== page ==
- ILLUS. On New Year’s Eve 1961, Dr. W.A. Criswell, pastor of the First Baptist Church of Dallas, TX preached one of the great sermons of Christendom. That year, New Year’s Eve fell on a Sunday. A few weeks before, a some of Criswell’s deacons jokingly told their pastor that he just ought to preach the new year in! A week later, Criswell, not joking, said he would take them up on their offer. December 31st arrived and the auditorium was packed and people were standing along the sides and at the back of the church as well as the balcony. Criswell preached for almost five hours that night. His sermon title was “The Scarlet Thread Through the Bible.” He began in Genesis when the Lord slew an innocent animal to cover the nakedness and sin our first parents, through the Old Testament sacrificial system and then to the Gospels where he spoke of the life, death, and burial of Jesus. He concluded with the martyrdoms of Stephen and James and other great martyrs through the centuries and concluded in Revelation.
- Verse 1: What can wash away my sin? Nothing but the blood of Jesus; What can make me whole again? Nothing but the blood of Jesus. Verse 2: Nothing can for sin atone, Nothing but the blood of Jesus; Naught of good that I have done, Nothing but the blood of Jesus. Verse 3: For my pardon, this I see, Nothing but the blood of Jesus; For my cleansing this my plea, Nothing but the blood of Jesus. Verse 4: This is all my hope and peace, Nothing but the blood of Jesus; This is all my righteousness, Nothing but the blood of Jesus. Refrain: Oh! precious is the flow That makes me white as snow; No other fount I know, Nothing but the blood of Jesus.
III. IT’S A HUMBLE WAY
- Isaiah reminds us that those on the highway of holiness are penitential, confessional, and contrite
- the prophet writes in verse 10, “Gladness and joy will overtake them, and sorrow and sighing will flee away”
- those who walk the pilgrim road to glory are those who have sorrowed and wept
- any sinner who ever really faces the presence of our Lord will feel unworthy and unclean
- no man follows the pilgrim way to glory in pride and self-righteousness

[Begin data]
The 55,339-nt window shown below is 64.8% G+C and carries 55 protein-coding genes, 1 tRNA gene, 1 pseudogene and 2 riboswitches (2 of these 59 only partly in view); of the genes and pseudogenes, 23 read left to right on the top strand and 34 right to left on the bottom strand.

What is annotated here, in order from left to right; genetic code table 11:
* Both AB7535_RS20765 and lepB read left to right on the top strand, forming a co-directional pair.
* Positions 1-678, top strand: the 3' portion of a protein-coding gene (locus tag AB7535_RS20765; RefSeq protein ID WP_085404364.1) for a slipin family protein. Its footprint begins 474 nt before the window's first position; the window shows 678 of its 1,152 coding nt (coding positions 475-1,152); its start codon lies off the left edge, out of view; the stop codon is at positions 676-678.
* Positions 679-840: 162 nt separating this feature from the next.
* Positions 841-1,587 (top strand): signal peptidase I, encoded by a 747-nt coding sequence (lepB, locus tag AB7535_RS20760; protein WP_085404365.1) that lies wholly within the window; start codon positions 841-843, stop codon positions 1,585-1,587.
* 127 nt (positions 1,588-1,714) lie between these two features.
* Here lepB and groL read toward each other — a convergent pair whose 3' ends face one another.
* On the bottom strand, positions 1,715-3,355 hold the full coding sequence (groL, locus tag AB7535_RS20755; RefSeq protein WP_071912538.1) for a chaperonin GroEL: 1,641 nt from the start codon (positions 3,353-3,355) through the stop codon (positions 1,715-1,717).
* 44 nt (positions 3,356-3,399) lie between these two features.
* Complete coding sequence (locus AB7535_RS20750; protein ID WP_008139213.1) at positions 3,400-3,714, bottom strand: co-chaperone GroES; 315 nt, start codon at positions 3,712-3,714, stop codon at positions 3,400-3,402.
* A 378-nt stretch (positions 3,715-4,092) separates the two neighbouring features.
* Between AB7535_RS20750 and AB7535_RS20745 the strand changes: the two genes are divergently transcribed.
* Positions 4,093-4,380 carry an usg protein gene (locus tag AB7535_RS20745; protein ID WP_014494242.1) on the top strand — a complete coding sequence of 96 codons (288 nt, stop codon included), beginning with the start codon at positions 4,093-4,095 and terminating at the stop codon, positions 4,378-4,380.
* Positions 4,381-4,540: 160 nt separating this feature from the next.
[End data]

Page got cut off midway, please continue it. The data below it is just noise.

- he bows in humble confession before the presence of the most hight God
- it’s the road that King David trod:
- “Wash me thoroughly from my iniquity And cleanse me from my sin. For I know my transgressions, And my sin is ever before me. ... Purify me with hyssop, and I shall be clean; Wash me, and I shall be whiter than snow. ... Restore to me the joy of Your salvation And sustain me with a willing spirit. ... For You do not delight in sacrifice, otherwise I would give it; You are not pleased with burnt offering. The sacrifices of God are a broken spirit; A broken and a contrite heart, O God, You will not despise.” (Psalm 51:2-3, 7, 12, 16–17, NASB95)
- we must confess our sinfulness before the Lord
- ILLUS. In Luke’s gospel, Jesus tells a parable about two men who went up to the temple. One was a publican. He stands afar off and would not even lift up his eyes to heaven. He strikes his breast in repentance, saying, “God be merciful to me a sinner.”
IV. IT’S A HAPPY WAY
- Isaiah says it is a way of joy and singing
- he writes in verse 10, “And the ransomed of the LORD shall return, And come to Zion with songs And everlasting joy upon their heads”
- it’s perhaps unusual that we would feel contrition and confession, and at the same time a rejoicing in the Lord
- but that is what it is to be a child of God
- you will have both of those emotions in your heart at the same time
- contrite over the exceeding sinfulness of our sin
- joyous that our sin is covered by the blood of the Lamb
This first section of Isaiah’s prophecy has one central theme: God will bring justice to this earth, but it comes according to his plan and on his timetable. We must trust him and wait to see how he will bring justice in situations we think are unfair.